Fingered for discipline / WHOops / Chicago TV icon gone

Fingered for discipline. The Chicago cop who extended his middle fingers to protesters a week ago—and was caught on camera by Block Club Chicago photographer Colin Boyle—has lost his police power.

Mayor Lightfoot says there’s a difference between the officer’s behavior and her expression of a similar sentiment toward President Trump.
Lightfoot is embracing the notion that cops be licensed: “If I go get a haircut, the barber is licensed by the state. … Why wouldn’t we have that for police officers?
Chalkbeat Chicago: Five things to know about the push to yank cops from the city’s schools.
Columnist Clarence Page defends the #DefundThePolice movement: “With even President Trump, no softy on crime, promising a conversation about ideas for policing … some overdue revamping of law enforcement just might slip through.”
A legal milestone: A federal appeals court invoked the death of George Floyd in Minneapolis to deny legal immunity to five West Virginia cops sued for shooting a black man 22 times as he lay motionless.

What’s next? The Guardian ponders the consequence of “15 stunning days of anti-racist protests.”
 Merriam-Webster is updating its definition for racism …
 … and Confederate monuments are on the way out. (Cartoon: Keith J. Taylor.)

Antifa? What antifa? U.S. Attorney General Bill Barr has repeatedly blamed violence in protests following the Floyd murder on anti-fascist activists, but an NPR review of federal charges filed against 51 people nationwide reveals no links to the antifa movement.
BuzzFeed News: How the antifa fantasy spread in small towns across the country.
CNN’s Brian Stelter: “Watch Fox News for a few hours, and you might think rioters are still prowling America’s biggest cities, smashing windows and stealing handbags. You might think Minneapolis is still burning. You might think the unrest is getting worse.”
Trump’s not helping …
 … as noted by all the late-night hosts.
Georgia’s clusterf__k of an election Tuesday raises red flags for November.

Brother, can you spare $700 million? That’s the size of the hole Lightfoot says the pandemic has blown in Chicago’s budget …
 … and she’s not ruling out a property tax hike or worker layoffs to fill it.
Unsuccessful mayoral candidate Paul Vallas, whose early warning of a budget crunch the mayor ridiculed, is looking prescient (end of this Sun-Times story).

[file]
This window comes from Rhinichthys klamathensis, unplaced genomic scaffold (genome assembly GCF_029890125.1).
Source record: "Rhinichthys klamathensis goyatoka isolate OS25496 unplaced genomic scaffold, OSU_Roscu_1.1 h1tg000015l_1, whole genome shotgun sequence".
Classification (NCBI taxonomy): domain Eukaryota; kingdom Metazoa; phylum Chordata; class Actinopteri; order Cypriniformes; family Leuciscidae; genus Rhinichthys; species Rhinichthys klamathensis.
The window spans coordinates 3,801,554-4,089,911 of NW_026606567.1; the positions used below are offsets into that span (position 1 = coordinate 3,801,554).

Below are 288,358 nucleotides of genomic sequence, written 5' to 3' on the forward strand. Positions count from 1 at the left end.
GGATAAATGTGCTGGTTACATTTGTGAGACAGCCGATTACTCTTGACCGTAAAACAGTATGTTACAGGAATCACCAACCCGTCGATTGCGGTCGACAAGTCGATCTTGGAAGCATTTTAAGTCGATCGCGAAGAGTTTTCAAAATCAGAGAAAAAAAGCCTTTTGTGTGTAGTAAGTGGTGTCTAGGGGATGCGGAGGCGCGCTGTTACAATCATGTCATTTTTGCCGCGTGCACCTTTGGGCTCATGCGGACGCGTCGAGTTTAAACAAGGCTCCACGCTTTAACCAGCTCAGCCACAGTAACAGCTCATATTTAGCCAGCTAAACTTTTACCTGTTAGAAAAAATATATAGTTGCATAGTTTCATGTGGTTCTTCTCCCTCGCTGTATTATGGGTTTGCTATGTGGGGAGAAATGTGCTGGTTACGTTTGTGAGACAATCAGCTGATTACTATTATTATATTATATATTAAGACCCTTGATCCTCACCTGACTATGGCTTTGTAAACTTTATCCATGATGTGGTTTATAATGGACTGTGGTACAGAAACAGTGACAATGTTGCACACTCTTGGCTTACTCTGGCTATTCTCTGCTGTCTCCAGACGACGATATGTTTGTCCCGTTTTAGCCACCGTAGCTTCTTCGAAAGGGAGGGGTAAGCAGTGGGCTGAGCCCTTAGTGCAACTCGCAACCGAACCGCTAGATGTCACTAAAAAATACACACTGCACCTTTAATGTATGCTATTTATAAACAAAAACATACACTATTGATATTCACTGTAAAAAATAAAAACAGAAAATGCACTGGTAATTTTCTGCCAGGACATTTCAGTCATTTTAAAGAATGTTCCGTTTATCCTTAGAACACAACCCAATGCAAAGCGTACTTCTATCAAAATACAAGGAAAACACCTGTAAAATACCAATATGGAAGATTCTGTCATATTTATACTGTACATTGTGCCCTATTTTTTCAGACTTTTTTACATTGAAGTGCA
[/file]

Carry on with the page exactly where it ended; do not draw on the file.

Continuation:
Starbucks’ losses to the pandemic in the latest quarter: $3 billion.

WHOops. The World Health Organization is walking back a suggestion that asymptomatic transmission of COVID-19 is “very rare.”
The White House has been vewwy, vewwy quiet lately about the coronavirus.

Summer canceled. Lollapalooza, Taste of Chicago and the Air and Water Show are dead for this year.
The mayor’s justification for killing Lollapalooza during the pandemic: “We might as well light ourselves on fire.”
But Lolla’s organizers encourage fans to keep July 30–Aug. 2 open anyway—for some virtual and live celebrations of music.
Naperville’s Centennial Beach is closed for the summer.
Navy Pier is back today—partly.

Gone With the Wind … gone with the wind. HBO Max is yanking the plantation-era-glorifying movie from its lineup—temporarily.
Sun-Times columnist Neil Steinberg warns: “The slaveholder mentality is still not only popular but, recent protests notwithstanding, ascendant.”
Netflix has assembled a “Black Lives Matter” collection.
Dead and gone after 32 seasons: The Cops TV series.
TV critic Aaron Barnhart: “I’m not going to miss COVID-19 … but I am going to miss … the American Sign Language interpreters.”

Chicago TV icon gone. Veteran reporter and anchor Dick Johnson is dead at 66.
Colleagues and competitors remember him fondly: “He was never in a bad mood.”
The coronavirus may spell the end of the traditional newspaper newsroom.
The Gannett newspaper in Ithaca, New York—population 30,000 + 30,000 students at Cornell University and Ithaca College—is down to one reporter and no local editor or publisher.

The Free Speech Center and Chicago Public Square
encourage Americans to reflect
on the First Amendment’s value—particularly during crises.

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